this.InitializeCommands();
		this.InitializeAdapterProperties();
		this.OnInitialized();
	}

	private void InitializeCommands()
	{
		// InsertCommand
		this.InsertCommand.CommandText =  @"UPDATE Item SET [ParentID] = @ParentID,
CreatedDate='1899-12-25 00:00:00.000', LastUpdatedDate=@sync_last_received_anchor WHERE ([ID] =
@ID) AND (@sync_force_write = 1 OR ([LastUpdatedDate] IS NULL OR [LastUpdatedDate] <=
@sync_last_received_anchor)) SET @sync_row_count = @@rowcount";

		// SelectIncrementalInsertsCommand
		this.SelectIncrementalInsertsCommand.CommandText = @"SELECT  [ID],
[ParentID] FROM Item WHERE ([CreatedDate] > @sync_last_received_anchor AND [CreatedDate] <=
@sync_new_received_anchor)";

	}

	private void InitializeAdapterProperties()
	{
		this.TableName = "Item2ndPass";
	}

} // end Item2ndPassSyncAdapter

In this case, it would be enough to setup the second-pass sync adapter to be executed after the first one. For circular references, I put all second-pass adapters at the end, after all first-pass adapters. Notice that the commands for selecting incremental inserts and updates read all columns - this is probably suboptimal because some fields will not be used, but it's much more convenient to have all field values handy than to rework the whole code generator template for each minor adjustment.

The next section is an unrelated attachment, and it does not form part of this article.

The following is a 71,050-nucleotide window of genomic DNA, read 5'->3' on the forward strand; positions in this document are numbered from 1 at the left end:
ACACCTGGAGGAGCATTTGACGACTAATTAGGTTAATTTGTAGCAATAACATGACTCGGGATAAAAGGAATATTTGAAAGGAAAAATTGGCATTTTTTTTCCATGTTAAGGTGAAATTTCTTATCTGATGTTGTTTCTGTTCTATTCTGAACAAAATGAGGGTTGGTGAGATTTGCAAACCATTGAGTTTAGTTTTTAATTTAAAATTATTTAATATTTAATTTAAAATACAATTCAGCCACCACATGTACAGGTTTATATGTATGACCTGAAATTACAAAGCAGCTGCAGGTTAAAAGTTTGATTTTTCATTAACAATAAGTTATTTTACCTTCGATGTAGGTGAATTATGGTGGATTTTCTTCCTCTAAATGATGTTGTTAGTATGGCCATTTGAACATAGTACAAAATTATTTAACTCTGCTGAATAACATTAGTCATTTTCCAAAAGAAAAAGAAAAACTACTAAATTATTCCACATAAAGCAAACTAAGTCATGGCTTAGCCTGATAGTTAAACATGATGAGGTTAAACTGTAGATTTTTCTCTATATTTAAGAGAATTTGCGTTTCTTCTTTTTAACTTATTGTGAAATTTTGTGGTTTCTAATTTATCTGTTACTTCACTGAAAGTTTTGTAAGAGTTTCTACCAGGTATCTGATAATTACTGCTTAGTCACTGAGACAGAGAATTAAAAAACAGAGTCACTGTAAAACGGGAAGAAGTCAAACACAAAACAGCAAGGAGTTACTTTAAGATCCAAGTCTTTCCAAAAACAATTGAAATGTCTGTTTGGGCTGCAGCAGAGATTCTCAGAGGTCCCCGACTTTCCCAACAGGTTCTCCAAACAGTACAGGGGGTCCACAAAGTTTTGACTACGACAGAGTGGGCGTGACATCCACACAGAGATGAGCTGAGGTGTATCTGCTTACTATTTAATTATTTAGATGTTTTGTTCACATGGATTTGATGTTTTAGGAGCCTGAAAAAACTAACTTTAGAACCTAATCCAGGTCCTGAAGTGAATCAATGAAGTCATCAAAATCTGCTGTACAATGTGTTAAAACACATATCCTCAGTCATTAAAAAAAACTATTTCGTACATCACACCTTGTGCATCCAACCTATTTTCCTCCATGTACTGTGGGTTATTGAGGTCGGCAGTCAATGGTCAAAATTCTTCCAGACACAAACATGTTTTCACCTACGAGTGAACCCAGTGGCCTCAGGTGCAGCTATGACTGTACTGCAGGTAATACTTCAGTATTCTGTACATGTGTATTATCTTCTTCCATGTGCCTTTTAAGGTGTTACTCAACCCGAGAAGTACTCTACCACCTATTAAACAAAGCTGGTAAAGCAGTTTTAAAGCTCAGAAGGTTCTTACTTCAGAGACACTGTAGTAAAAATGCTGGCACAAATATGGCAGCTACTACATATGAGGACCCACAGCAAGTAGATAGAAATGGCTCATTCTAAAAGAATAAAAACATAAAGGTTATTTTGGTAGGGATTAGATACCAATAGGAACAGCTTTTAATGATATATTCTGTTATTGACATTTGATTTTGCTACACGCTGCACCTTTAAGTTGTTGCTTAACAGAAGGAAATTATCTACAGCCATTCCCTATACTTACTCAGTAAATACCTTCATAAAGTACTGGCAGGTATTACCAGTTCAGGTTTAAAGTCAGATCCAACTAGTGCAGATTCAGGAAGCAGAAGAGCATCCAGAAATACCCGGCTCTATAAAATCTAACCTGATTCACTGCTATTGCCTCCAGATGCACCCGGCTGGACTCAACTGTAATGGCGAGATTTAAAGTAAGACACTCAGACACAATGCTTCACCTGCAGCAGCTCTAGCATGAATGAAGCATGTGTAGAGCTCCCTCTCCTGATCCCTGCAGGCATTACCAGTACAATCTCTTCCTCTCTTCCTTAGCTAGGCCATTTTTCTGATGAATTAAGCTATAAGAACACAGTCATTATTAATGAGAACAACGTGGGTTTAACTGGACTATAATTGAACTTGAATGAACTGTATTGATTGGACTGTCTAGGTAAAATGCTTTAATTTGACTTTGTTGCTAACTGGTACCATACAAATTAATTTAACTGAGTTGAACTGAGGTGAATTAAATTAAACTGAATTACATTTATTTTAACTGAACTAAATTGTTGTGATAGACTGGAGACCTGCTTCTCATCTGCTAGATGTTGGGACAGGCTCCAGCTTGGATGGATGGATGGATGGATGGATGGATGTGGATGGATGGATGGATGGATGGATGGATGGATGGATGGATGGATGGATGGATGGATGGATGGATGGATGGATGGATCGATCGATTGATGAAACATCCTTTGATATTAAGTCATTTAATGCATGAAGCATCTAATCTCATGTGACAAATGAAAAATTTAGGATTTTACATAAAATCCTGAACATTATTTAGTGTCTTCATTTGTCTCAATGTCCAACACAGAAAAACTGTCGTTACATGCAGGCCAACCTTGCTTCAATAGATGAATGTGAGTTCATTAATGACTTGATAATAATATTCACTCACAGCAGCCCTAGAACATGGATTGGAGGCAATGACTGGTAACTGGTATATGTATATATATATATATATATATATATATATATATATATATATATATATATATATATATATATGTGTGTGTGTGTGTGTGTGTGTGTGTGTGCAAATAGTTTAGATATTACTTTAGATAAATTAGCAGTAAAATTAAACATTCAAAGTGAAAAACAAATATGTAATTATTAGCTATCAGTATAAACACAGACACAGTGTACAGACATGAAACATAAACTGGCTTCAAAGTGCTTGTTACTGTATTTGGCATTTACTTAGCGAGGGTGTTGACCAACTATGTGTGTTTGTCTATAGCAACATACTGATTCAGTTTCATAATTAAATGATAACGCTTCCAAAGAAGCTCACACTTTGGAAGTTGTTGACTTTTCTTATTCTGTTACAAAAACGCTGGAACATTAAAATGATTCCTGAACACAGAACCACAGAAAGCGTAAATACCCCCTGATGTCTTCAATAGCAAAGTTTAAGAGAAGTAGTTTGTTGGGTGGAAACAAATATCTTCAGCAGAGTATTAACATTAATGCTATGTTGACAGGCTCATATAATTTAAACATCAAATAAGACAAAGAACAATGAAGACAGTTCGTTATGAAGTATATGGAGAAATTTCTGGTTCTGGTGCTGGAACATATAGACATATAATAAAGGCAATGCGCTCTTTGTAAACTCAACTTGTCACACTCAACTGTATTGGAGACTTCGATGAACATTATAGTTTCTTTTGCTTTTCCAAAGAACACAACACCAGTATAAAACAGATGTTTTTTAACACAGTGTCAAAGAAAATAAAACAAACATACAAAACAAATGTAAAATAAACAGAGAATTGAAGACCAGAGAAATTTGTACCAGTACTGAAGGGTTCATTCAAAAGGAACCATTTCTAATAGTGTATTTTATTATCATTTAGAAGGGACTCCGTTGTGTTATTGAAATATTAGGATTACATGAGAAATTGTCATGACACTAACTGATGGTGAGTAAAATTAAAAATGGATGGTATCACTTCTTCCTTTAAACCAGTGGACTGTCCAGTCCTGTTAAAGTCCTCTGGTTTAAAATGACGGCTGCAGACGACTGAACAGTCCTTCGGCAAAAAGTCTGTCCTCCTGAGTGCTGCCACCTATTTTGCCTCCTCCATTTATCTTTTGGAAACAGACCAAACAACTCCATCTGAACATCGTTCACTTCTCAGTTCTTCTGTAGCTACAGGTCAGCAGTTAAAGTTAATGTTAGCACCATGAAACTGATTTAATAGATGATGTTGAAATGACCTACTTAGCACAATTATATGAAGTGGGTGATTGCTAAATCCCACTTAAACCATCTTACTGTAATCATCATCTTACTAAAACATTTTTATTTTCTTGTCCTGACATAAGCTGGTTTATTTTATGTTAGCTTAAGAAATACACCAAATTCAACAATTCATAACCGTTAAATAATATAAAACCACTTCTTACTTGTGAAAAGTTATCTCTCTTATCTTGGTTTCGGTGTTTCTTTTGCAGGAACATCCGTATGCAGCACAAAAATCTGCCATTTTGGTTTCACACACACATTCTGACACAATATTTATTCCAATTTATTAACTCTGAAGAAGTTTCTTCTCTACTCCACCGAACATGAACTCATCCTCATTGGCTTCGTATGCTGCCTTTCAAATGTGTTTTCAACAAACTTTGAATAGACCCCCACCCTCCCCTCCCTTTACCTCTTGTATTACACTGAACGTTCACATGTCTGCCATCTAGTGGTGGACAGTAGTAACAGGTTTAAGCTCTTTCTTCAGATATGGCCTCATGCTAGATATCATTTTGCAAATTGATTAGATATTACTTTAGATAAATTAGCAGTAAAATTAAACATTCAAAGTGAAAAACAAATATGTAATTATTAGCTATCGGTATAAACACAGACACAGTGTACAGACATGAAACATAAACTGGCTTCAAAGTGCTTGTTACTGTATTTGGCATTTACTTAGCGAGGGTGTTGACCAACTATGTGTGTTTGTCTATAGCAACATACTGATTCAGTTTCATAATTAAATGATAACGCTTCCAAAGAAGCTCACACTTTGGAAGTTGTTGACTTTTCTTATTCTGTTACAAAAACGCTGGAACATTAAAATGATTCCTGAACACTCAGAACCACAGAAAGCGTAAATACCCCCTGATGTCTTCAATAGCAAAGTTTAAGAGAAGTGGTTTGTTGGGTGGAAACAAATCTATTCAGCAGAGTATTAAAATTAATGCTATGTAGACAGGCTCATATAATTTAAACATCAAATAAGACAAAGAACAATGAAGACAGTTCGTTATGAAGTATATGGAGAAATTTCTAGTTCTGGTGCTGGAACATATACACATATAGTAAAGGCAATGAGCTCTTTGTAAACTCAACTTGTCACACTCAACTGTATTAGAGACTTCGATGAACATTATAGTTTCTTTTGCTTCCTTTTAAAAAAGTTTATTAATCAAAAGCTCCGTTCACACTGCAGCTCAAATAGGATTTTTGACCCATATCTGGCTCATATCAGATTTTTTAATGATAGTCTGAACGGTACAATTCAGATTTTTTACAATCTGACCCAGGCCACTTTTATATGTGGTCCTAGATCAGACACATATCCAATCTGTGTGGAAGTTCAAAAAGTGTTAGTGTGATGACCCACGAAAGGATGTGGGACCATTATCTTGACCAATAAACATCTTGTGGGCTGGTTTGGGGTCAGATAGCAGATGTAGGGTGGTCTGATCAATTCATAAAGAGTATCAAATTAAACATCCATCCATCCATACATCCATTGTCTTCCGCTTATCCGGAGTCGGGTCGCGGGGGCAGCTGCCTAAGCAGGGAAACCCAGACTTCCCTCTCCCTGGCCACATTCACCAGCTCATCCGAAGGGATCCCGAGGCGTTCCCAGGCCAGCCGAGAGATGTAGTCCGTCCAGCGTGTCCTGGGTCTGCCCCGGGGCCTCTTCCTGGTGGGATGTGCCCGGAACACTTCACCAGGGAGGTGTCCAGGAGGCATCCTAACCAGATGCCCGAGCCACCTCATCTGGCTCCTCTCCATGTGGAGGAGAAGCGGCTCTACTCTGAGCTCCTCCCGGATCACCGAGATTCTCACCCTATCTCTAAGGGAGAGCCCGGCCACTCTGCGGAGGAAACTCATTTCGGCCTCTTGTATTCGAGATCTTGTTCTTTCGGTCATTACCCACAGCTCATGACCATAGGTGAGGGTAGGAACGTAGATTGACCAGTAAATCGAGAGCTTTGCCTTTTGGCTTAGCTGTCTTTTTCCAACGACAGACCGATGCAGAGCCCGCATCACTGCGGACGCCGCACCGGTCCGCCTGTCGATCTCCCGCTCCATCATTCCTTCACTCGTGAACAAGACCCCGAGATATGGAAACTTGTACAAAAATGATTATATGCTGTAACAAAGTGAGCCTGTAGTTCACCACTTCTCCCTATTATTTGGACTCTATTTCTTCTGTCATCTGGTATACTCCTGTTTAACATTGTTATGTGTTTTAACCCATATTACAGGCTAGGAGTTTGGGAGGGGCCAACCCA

UPDATE (24.11.2010): I’ve added a source file with an illustration for this solution. I haven’t tested it (although it does compile and may well work) but it could be useful in showing the overall picture. It was created by extracting one generated sync adapter from my application, hacking away most of our specific code and then making it compile. http://www.8bit.rs/download/samples/ItemSyncAgentSample.cs Note that the file contains a couple of things that stray away from standard implementation, like using one table for all tombstone records, using the sample sql express client sync provider etc. Just ignore these. One thing, though, may be of interest (I may even do a blog post about it one day): the insert command knows how to restore autoincrement ID after replication, so that different autoincrement ranges can exist in different replicated databases (no GUIDs are used for primary keys) and identity insert is possible. This is necessary because SQL server automatically sets the current autoincrement seed to the largest value inserted in the autoincrement column. Keep in mind that this (as well as the whole class, for that matter) may not be the best way to do things – but I’ve been using it for some time now and haven’t had any problems.